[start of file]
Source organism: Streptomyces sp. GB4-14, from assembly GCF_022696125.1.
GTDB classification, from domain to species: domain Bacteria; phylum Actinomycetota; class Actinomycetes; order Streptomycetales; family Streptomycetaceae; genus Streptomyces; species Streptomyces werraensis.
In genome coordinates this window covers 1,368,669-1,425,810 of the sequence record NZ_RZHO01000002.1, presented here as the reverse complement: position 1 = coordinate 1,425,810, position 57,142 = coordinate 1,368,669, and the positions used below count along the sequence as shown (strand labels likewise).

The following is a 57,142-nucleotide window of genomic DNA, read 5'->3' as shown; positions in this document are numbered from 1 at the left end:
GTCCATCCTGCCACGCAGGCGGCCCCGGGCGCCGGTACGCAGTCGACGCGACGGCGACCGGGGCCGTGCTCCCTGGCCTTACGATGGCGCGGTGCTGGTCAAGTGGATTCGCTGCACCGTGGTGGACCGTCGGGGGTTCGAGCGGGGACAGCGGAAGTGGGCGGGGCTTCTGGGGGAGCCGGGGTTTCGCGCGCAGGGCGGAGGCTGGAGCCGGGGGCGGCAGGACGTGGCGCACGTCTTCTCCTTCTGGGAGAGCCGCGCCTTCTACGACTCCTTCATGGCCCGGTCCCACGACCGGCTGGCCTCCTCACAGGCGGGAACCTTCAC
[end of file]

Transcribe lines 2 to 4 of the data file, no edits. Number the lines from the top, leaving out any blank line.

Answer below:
GTDB classification, from domain to species: domain Bacteria; phylum Actinomycetota; class Actinomycetes; order Streptomycetales; family Streptomycetaceae; genus Streptomyces; species Streptomyces werraensis.
In genome coordinates this window covers 1,368,669-1,425,810 of the sequence record NZ_RZHO01000002.1, presented here as the reverse complement: position 1 = coordinate 1,425,810, position 57,142 = coordinate 1,368,669, and the positions used below count along the sequence as shown (strand labels likewise).

The following is a 57,142-nucleotide window of genomic DNA, read 5'->3' as shown; positions in this document are numbered from 1 at the left end: